David Fettig - Editor
Published October 1, 1993 | October 1993 issue
Somewhat overlooked during the hype of negotiations for the various trade agreements in recent years is that U.S. exports are increasing, more manufacturing jobs have grown dependent on exports and more small and mid-size firms are beginning to export.
About 7.2 million U.S. jobs were supported by merchandise exports in 1990, up from 5 million in 1986, according to the U.S. Commerce Department. In the Ninth District, over 16 percent of Minnesota's manufacturing jobs are dependent on exportsthe highest ratio in the district.
And state officials expect the economy's reliance on exports to grow. Political changes in the former Soviet Union and Eastern Europe, as well as in Mexico and Latin America, and market reform in China have opened new markets that just a few years ago were largely closed.
The emergence of this brave new trading world has coincided with another recent phenomenonsmall and mid-size companies are entering the fray at a greater rate than before. Offering largely anecdotal evidence, officials from across the Ninth District usually have the same response regarding small business and trade: More are exporting and still more should be.
"Everything's hot," says Tami Lanning, Pacific Rim trade officer for the Montana Department of Commerce. "It's a global market for every state to every country. If small and medium-size businesses don't get involved they're going to miss out."
While large Ninth District firms like General Mills, Honeywell and Melroe have the experience and expertise to engage in foreign trade, smaller businesses considering a move to foreign markets are often daunted by the task. Exchange rates, trade rules, tariffs, foreign trade representatives, cultural customs and acronyms like CUSTA, NAFTA and GATT can swamp an export novice, according to many business owners interviewed for this issue of the fedgazette.
"Very, very overwhelming," is how one Wisconsin small business owner describes the feeling of entering foreign markets for the first time. But that same business owner quickly realized what is likely true for most states in the districthelp is close by. State economic development offices, departments of commerce, libraries, consultants, universities and colleges, trade shows, seminars and mentor programs all offer advice on entering foreign markets.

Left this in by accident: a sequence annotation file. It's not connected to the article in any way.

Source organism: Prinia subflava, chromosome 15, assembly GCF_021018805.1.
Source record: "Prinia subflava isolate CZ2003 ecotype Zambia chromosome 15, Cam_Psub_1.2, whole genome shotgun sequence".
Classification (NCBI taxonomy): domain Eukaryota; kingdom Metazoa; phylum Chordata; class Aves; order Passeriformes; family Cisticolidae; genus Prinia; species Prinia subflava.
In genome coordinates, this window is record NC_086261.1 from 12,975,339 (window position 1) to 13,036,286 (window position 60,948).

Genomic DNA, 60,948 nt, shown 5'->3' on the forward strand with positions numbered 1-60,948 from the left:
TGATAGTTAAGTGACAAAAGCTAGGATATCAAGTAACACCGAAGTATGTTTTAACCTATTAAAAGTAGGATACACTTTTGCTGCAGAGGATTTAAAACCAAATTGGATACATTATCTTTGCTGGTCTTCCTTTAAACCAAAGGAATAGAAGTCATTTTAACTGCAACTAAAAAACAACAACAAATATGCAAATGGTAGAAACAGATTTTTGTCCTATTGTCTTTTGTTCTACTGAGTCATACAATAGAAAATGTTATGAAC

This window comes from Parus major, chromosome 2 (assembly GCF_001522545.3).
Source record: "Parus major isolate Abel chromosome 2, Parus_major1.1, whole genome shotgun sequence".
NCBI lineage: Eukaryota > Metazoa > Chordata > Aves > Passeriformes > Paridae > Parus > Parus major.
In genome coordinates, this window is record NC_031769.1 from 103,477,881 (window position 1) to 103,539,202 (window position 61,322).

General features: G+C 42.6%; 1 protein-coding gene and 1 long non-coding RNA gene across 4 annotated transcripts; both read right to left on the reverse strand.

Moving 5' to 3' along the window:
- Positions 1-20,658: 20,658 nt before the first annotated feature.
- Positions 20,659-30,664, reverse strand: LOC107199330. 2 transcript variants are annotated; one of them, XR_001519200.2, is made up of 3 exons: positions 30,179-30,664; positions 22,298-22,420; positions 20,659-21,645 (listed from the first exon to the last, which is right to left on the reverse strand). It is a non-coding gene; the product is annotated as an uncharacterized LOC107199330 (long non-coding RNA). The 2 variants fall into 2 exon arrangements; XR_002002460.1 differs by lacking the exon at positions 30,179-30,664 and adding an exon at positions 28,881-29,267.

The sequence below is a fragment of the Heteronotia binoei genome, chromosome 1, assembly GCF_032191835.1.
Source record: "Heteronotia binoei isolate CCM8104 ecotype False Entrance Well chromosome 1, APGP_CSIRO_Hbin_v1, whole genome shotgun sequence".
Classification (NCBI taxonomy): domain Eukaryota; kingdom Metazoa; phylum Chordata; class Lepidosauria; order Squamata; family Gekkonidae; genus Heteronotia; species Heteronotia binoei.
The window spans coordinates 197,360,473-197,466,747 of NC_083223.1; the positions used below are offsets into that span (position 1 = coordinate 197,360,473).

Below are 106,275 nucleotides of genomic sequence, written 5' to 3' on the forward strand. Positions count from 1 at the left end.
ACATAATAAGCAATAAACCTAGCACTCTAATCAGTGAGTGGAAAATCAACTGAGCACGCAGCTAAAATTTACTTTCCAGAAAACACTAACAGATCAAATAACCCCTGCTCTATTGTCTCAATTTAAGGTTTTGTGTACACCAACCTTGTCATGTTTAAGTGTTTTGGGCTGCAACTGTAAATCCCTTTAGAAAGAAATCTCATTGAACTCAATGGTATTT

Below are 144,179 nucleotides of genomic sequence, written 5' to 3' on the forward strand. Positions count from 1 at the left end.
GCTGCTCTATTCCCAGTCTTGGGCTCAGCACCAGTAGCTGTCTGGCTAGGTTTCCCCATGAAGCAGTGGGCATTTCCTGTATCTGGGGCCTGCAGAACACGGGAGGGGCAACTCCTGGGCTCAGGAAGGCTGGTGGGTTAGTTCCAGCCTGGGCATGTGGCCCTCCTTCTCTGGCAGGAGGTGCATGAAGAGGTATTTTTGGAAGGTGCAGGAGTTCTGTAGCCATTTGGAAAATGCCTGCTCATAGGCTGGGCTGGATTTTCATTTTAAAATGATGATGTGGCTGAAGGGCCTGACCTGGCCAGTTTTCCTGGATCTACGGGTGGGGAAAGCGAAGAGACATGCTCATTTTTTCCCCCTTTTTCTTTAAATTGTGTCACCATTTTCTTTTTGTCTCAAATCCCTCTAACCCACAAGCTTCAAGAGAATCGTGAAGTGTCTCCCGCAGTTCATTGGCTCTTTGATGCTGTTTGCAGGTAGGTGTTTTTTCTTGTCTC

What is really overwhelming, according to Ronald E. Kramer, director of the Minneapolis district office of the U.S. Department of Commerce, is the amount of information available to the interested exporter. "Those companies that have made a decision to pursue foreign markets know what's out there," he says.
Offices like Kramer's, as well as state economic development offices, do more than offer advice; in recent years they have also encouraged smaller companies to export. For good reason, according to Ronald M. Bosrock, president and CEO of Bosrock & Co., a St. Paul-based international management and market service company. "Where are all the new jobs coming from?" he asks rhetorically. "Small and medium-size businesses have to grow if we want jobs, and they have to export to grow."
Aside from acquiring information on exports, another hurdle faced by small to mid-size businesses is the need for export financing, according to Bosrock. He says smaller financial institutions aren't always able to make such loans, and many large institutions are reluctant to take the risk. "So many major financial institutions have gotten out of international lending," he says, citing banks on the West Coast.
A 1992 survey of North Dakota manufacturers conducted by North Dakota State University found that "firms selling in international markets had significantly more difficulty obtaining financing than did those selling only in domestic markets." Economics professor Larry Leistritz, one of the authors of the study, says that while the survey indicated a concern among manufacturers about the amount of financing available, it is not clear that there is a shortfall of financing.
John Hoeven, president of the state-owned Bank of North Dakota in Bismarck, says export financing is a "tougher proposition" than domestic financing because export deals are usually more risky. Banks and federal agencies (such as the Small Business Administration) that assist in such loans often require domestic companies to have a finished product and an established sale before they will offer export financing. "When you don't have established sales, that's when it's tougher to find financing," Hoeven says.
The Bank of North Dakota has received more inquiries and more loan requests in recent years for export financing, and so has Norwest Banks, a bank holding company with headquarters in Minneapolis and 83 banks in 13 states. "The answer is strong and clearyes," says Douglas R. Stucky of Norwest when asked whether businesses are more interested in exporting. "And we're expecting even more growth," says Stucky, vice president of worldwide correspondent banking and export finance.
Norwest itself plans to expand its international market, according to Stucky. For example, the bank had three correspondent relationships with Mexican banks three years ago; next year that number will be 10. Also by next year, Norwest hopes to have more than 15 offices in Brazil, up from three in recent years.
Stucky, who calls Norwest a "pretty good mirror of export activity," especially in what he terms the "middle market," says that U.S. companies are exporting more in recent years because they may have saturated domestic markets, because they are simply getting smarter about opportunities outside the United States, and because many of those companies have reached a level of stability that allows them to look outside their borders.